Wearing clothing that makes you feel confident can completely change the tone of an interview and increase your chance of getting hired.

Employers want to hire confident people.

You should even wear these professional clothes if you have a phone interview.

Because the tone of your voice and the assertiveness of your answers will change if you are dressed in a way that makes you feel confident.

The moment you set foot into your industry interview, the interviewers are making judgements about whether you should be hired or not. From the quality of your interview answers to the color of your shirt, everything about you will come into play when they make a final decision. You don’t want your clothing choices to hold you back in any way. So when in doubt, call up and ask about what you should wear, wear clothes that are wrinkle-free, pay attention to the shoes that you wear, keep accessories to a minimum, keep your hair looking nice and tidy, get yourself a great suit, and wear something that makes you feel confident.

If you’re ready to start your transition into industry, you can apply to book a free Transition Call with our founder Isaiah Hankel, PhD or one of our Transition Specialists. Apply to book a Transition Call here.

Book a Transition Call
Get Free Job Search Content Weekly


Cathy has a PhD in Medical Life Science and Technology and is COO of the Cheeky Scientist Association. Cathy is passionate about science communication including translating science to lay audiences and helping PhDs transition into industry positions. She is Chair of Cambridge AWiSE, a regional network for women in science, engineering and technology. She has also been selected to take part in Homeward Bound 2018, an all-female voyage to Antarctica aimed to heighten the influence of women in leadership positions and bring awareness to climate change.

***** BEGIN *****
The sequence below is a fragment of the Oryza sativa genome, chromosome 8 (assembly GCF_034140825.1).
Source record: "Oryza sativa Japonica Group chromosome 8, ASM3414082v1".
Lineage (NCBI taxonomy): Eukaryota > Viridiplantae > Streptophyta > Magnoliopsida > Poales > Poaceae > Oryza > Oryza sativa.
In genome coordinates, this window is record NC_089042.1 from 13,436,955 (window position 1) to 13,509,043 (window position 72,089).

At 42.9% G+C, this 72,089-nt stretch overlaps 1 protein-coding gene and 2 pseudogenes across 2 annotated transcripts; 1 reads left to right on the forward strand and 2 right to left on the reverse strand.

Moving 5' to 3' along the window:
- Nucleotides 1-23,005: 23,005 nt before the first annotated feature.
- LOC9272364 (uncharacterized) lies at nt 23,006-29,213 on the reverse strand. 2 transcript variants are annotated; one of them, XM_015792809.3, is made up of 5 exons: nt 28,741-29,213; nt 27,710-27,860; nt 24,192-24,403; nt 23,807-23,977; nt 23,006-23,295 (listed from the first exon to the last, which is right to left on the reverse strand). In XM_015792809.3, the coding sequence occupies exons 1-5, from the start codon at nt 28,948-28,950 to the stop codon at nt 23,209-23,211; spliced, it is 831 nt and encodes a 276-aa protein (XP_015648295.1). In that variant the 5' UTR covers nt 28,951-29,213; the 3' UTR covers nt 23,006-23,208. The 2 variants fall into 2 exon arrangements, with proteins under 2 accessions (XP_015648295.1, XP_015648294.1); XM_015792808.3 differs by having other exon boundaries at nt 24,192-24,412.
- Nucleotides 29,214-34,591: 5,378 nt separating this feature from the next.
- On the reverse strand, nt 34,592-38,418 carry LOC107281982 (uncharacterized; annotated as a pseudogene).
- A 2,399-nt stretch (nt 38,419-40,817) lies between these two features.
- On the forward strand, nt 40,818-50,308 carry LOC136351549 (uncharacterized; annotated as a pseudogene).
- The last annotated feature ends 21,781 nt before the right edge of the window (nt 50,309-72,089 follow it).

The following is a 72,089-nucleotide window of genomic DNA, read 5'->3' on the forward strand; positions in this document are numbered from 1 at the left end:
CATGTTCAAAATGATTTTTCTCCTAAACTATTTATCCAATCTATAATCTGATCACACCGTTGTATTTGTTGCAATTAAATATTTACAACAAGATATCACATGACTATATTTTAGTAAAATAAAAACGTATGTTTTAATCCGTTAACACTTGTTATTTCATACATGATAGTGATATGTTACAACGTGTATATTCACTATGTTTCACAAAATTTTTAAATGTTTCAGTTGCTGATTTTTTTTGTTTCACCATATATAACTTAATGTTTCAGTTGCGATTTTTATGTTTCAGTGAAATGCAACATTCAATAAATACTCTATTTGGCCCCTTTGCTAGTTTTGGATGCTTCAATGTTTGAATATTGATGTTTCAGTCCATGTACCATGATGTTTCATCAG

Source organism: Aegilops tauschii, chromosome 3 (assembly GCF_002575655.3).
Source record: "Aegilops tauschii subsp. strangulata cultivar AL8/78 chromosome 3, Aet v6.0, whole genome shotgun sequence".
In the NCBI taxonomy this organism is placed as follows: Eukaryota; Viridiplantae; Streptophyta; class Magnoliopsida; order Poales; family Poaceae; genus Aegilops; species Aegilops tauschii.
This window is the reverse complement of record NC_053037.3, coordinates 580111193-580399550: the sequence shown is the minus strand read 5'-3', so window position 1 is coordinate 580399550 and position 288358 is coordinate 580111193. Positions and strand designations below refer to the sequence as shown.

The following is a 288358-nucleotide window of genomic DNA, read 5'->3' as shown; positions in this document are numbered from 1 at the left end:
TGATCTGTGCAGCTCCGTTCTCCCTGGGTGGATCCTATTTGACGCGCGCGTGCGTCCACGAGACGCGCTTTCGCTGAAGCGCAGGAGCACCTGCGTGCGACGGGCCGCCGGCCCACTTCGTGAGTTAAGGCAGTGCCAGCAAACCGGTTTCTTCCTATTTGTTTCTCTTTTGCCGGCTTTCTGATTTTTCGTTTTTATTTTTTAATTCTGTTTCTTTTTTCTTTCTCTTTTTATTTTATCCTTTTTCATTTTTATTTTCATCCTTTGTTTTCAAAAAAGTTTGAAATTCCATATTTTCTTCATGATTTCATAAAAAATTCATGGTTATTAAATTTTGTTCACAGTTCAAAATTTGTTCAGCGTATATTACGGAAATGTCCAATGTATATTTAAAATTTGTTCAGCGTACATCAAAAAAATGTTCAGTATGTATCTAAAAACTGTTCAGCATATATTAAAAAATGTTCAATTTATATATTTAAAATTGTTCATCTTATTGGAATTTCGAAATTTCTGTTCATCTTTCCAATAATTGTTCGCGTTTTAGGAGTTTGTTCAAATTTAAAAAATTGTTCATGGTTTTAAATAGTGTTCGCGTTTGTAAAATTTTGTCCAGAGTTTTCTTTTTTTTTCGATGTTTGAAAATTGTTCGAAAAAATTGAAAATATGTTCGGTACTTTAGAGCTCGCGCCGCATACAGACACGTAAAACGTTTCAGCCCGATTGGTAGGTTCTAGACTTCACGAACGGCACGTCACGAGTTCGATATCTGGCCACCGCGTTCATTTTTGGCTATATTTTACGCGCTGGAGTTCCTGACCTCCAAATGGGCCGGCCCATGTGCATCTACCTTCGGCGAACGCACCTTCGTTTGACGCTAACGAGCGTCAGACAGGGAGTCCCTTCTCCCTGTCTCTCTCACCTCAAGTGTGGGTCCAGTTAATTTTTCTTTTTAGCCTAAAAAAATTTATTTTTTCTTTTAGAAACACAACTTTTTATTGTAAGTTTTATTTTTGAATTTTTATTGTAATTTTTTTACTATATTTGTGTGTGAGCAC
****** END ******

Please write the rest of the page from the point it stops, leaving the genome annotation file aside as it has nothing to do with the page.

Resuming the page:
Catherine Sorbara, Ph.D.

Similar Articles

5 Interview Questions PhDs Always Get (and 5 Questions They Should Ask Employers)

5 Interview Questions PhDs Always Get (and 5 Questions They Should Ask Employers)

By: Isaiah Hankel, PhD

By the time I started my industry job search, I was desperate. I was nearing the end of my PhD and my proverbial plate had never felt so full. Between final experiments, last drafts, and defense presentations, I had dedicated virtually no time to my job search. The little effort and time I was able put into it felt very arbitrary and unfocused I wasn’t even sure what job I wanted. All I knew was that I needed a job – and fast. Needless to say, when I finally did find myself seated in front of a hiring manager, I…

How PhDs Can Avoid The Overqualified Label To Get Hired

How PhDs Can Avoid The Overqualified Label To Get Hired

By: Isaiah Hankel, PhD

“We regret to inform you that we will not be moving forward with your application due to concerns that your qualifications exceed those required for the role.  We feel it would not be a good fit. Thank you for applying.”  Oof, that’s part of a rejection email a PhD sent me. An employer had sent it to them after the first interview.  Another PhD told me this recently… “I feel like I’m both overqualified and underqualified for the jobs I apply to Isaiah.”  Which do you feel is more of a problem for you? I asked.  “At first I thought…